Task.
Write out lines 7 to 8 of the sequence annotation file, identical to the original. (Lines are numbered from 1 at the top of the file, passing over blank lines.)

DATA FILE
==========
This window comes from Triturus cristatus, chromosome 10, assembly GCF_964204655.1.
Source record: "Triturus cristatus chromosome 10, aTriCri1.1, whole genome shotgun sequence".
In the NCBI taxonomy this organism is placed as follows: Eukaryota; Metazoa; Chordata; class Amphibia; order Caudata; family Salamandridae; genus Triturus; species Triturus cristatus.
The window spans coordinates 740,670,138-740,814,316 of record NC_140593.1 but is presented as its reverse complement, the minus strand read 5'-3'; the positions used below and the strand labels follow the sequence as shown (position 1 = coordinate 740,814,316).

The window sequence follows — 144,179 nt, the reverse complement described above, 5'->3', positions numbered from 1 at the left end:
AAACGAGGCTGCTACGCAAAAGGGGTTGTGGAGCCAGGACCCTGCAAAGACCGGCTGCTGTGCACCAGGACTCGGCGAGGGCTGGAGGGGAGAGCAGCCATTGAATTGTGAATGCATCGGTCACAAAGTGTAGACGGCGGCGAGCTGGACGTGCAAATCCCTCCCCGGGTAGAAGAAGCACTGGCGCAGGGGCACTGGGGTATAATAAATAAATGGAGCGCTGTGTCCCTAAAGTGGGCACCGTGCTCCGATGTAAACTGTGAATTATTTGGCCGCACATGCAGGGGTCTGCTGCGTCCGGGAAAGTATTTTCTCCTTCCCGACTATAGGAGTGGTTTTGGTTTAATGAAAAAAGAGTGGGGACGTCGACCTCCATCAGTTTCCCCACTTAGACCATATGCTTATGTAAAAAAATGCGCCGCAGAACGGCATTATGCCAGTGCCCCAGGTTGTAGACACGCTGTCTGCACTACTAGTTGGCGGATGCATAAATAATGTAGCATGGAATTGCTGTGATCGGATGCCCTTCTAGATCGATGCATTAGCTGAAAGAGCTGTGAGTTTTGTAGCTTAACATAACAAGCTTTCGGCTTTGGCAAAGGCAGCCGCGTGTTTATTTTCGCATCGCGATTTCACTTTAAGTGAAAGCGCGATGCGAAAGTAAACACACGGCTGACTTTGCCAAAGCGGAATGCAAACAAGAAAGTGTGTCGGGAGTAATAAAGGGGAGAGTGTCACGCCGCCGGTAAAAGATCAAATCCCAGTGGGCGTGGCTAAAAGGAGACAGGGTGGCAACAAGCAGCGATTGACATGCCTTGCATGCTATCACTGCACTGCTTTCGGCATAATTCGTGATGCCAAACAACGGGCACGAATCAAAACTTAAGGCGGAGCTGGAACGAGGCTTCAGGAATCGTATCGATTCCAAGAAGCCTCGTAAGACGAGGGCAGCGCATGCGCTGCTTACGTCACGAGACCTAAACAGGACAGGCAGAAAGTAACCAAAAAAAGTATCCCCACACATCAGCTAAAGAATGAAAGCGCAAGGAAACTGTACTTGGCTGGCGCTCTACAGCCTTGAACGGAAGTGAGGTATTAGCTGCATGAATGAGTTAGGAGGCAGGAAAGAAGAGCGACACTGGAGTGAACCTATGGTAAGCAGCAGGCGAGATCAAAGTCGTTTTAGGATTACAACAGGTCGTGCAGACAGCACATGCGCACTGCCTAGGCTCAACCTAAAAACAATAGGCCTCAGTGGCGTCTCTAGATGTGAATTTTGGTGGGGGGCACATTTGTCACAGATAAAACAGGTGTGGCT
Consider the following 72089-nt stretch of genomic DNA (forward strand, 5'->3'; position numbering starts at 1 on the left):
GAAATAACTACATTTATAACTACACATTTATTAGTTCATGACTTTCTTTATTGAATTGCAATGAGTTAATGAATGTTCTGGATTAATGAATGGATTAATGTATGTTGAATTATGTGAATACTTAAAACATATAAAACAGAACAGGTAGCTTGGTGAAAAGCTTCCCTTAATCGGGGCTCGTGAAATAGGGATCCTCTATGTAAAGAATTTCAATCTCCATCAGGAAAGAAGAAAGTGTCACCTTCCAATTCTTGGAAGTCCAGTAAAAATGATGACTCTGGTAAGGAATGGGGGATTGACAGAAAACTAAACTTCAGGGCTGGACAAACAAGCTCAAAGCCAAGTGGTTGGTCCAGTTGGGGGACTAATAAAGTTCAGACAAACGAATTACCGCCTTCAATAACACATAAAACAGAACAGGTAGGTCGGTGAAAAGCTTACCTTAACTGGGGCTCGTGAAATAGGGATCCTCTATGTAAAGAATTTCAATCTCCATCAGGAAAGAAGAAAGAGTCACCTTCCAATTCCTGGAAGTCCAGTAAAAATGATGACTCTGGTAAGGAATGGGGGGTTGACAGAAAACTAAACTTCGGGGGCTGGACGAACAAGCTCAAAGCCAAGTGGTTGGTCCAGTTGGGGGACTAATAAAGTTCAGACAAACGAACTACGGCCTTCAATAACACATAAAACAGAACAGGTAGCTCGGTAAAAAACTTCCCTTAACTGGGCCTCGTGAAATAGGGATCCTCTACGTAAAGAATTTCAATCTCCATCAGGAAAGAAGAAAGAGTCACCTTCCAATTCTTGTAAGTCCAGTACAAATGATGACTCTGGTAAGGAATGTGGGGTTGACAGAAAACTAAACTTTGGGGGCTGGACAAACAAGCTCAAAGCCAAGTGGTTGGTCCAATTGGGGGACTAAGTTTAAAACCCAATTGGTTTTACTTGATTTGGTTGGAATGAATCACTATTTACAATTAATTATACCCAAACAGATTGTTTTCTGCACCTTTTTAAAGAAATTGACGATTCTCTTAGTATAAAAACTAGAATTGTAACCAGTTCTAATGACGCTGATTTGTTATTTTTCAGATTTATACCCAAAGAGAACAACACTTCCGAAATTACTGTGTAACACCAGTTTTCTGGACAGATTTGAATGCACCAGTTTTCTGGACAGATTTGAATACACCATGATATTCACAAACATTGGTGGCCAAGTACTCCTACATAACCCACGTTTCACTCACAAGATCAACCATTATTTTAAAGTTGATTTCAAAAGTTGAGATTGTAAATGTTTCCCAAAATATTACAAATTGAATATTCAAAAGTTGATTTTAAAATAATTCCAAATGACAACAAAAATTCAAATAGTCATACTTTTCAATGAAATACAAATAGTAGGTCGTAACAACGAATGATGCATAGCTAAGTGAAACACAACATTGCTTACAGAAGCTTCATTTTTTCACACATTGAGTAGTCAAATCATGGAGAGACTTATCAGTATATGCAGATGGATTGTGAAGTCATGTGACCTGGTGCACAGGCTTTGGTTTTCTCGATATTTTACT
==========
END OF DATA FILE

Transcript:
Consider the following 72089-nt stretch of genomic DNA (forward strand, 5'->3'; position numbering starts at 1 on the left):
GAAATAACTACATTTATAACTACACATTTATTAGTTCATGACTTTCTTTATTGAATTGCAATGAGTTAATGAATGTTCTGGATTAATGAATGGATTAATGTATGTTGAATTATGTGAATACTTAAAACATATAAAACAGAACAGGTAGCTTGGTGAAAAGCTTCCCTTAATCGGGGCTCGTGAAATAGGGATCCTCTATGTAAAGAATTTCAATCTCCATCAGGAAAGAAGAAAGTGTCACCTTCCAATTCTTGGAAGTCCAGTAAAAATGATGACTCTGGTAAGGAATGGGGGATTGACAGAAAACTAAACTTCAGGGCTGGACAAACAAGCTCAAAGCCAAGTGGTTGGTCCAGTTGGGGGACTAATAAAGTTCAGACAAACGAATTACCGCCTTCAATAACACATAAAACAGAACAGGTAGGTCGGTGAAAAGCTTACCTTAACTGGGGCTCGTGAAATAGGGATCCTCTATGTAAAGAATTTCAATCTCCATCAGGAAAGAAGAAAGAGTCACCTTCCAATTCCTGGAAGTCCAGTAAAAATGATGACTCTGGTAAGGAATGGGGGGTTGACAGAAAACTAAACTTCGGGGGCTGGACGAACAAGCTCAAAGCCAAGTGGTTGGTCCAGTTGGGGGACTAATAAAGTTCAGACAAACGAACTACGGCCTTCAATAACACATAAAACAGAACAGGTAGCTCGGTAAAAAACTTCCCTTAACTGGGCCTCGTGAAATAGGGATCCTCTACGTAAAGAATTTCAATCTCCATCAGGAAAGAAGAAAGAGTCACCTTCCAATTCTTGTAAGTCCAGTACAAATGATGACTCTGGTAAGGAATGTGGGGTTGACAGAAAACTAAACTTTGGGGGCTGGACAAACAAGCTCAAAGCCAAGTGGTTGGTCCAATTGGGGGACTAAGTTTAAAACCCAATTGGTTTTACTTGATTTGGTTGGAATGAATCACTATTTACAATTAATTATACCCAAACAGATTGTTTTCTGCACCTTTTTAAAGAAATTGACGATTCTCTTAGTATAAAAACTAGAATTGTAACCAGTTCTAATGACGCTGATTTGTTATTTTTCAGATTTATACCCAAAGAGAACAACACTTCCGAAATTACTGTGTAACACCAGTTTTCTGGACAGATTTGAATGCACCAGTTTTCTGGACAGATTTGAATACACCATGATATTCACAAACATTGGTGGCCAAGTACTCCTACATAACCCACGTTTCACTCACAAGATCAACCATTATTTTAAAGTTGATTTCAAAAGTTGAGATTGTAAATGTTTCCCAAAATATTACAAATTGAATATTCAAAAGTTGATTTTAAAATAATTCCAAATGACAACAAAAATTCAAATAGTCATACTTTTCAATGAAATACAAATAGTAGGTCGTAACAACGAATGATGCATAGCTAAGTGAAACACAACATTGCTTACAGAAGCTTCATTTTTTCACACATTGAGTAGTCAAATCATGGAGAGACTTATCAGTATATGCAGATGGATTGTGAAGTCATGTGACCTGGTGCACAGGCTTTGGTTTTCTCGATATTTTACT